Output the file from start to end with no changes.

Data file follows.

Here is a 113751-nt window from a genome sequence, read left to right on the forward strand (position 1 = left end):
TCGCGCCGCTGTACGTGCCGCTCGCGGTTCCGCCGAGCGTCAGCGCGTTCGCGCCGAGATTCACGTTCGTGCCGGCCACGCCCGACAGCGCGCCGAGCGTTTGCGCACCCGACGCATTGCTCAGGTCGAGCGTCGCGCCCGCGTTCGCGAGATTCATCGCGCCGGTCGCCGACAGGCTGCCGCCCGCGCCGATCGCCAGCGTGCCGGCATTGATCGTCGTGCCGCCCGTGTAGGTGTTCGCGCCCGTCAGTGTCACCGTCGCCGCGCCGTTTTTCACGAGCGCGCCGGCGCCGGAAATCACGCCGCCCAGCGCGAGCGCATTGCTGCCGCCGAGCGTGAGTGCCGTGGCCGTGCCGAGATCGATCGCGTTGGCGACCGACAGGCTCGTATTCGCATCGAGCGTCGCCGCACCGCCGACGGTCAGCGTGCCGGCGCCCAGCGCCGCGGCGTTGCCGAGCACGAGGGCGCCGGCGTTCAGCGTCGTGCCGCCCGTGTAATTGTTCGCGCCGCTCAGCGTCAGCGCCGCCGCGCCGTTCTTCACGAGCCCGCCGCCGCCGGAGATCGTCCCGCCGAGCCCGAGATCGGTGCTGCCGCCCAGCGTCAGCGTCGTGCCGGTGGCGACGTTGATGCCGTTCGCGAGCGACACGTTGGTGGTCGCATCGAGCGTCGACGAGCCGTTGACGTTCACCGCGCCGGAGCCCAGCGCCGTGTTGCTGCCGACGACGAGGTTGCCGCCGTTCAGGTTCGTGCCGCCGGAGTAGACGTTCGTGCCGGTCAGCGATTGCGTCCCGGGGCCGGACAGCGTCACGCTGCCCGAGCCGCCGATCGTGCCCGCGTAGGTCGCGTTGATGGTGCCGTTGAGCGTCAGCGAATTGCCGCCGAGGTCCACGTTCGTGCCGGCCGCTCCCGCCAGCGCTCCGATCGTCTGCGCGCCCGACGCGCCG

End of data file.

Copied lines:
Here is a 113751-nt window from a genome sequence, read left to right on the forward strand (position 1 = left end):
TCGCGCCGCTGTACGTGCCGCTCGCGGTTCCGCCGAGCGTCAGCGCGTTCGCGCCGAGATTCACGTTCGTGCCGGCCACGCCCGACAGCGCGCCGAGCGTTTGCGCACCCGACGCATTGCTCAGGTCGAGCGTCGCGCCCGCGTTCGCGAGATTCATCGCGCCGGTCGCCGACAGGCTGCCGCCCGCGCCGATCGCCAGCGTGCCGGCATTGATCGTCGTGCCGCCCGTGTAGGTGTTCGCGCCCGTCAGTGTCACCGTCGCCGCGCCGTTTTTCACGAGCGCGCCGGCGCCGGAAATCACGCCGCCCAGCGCGAGCGCATTGCTGCCGCCGAGCGTGAGTGCCGTGGCCGTGCCGAGATCGATCGCGTTGGCGACCGACAGGCTCGTATTCGCATCGAGCGTCGCCGCACCGCCGACGGTCAGCGTGCCGGCGCCCAGCGCCGCGGCGTTGCCGAGCACGAGGGCGCCGGCGTTCAGCGTCGTGCCGCCCGTGTAATTGTTCGCGCCGCTCAGCGTCAGCGCCGCCGCGCCGTTCTTCACGAGCCCGCCGCCGCCGGAGATCGTCCCGCCGAGCCCGAGATCGGTGCTGCCGCCCAGCGTCAGCGTCGTGCCGGTGGCGACGTTGATGCCGTTCGCGAGCGACACGTTGGTGGTCGCATCGAGCGTCGACGAGCCGTTGACGTTCACCGCGCCGGAGCCCAGCGCCGTGTTGCTGCCGACGACGAGGTTGCCGCCGTTCAGGTTCGTGCCGCCGGAGTAGACGTTCGTGCCGGTCAGCGATTGCGTCCCGGGGCCGGACAGCGTCACGCTGCCCGAGCCGCCGATCGTGCCCGCGTAGGTCGCGTTGATGGTGCCGTTGAGCGTCAGCGAATTGCCGCCGAGGTCCACGTTCGTGCCGGCCGCTCCCGCCAGCGCTCCGATCGTCTGCGCGCCCGACGCGCCG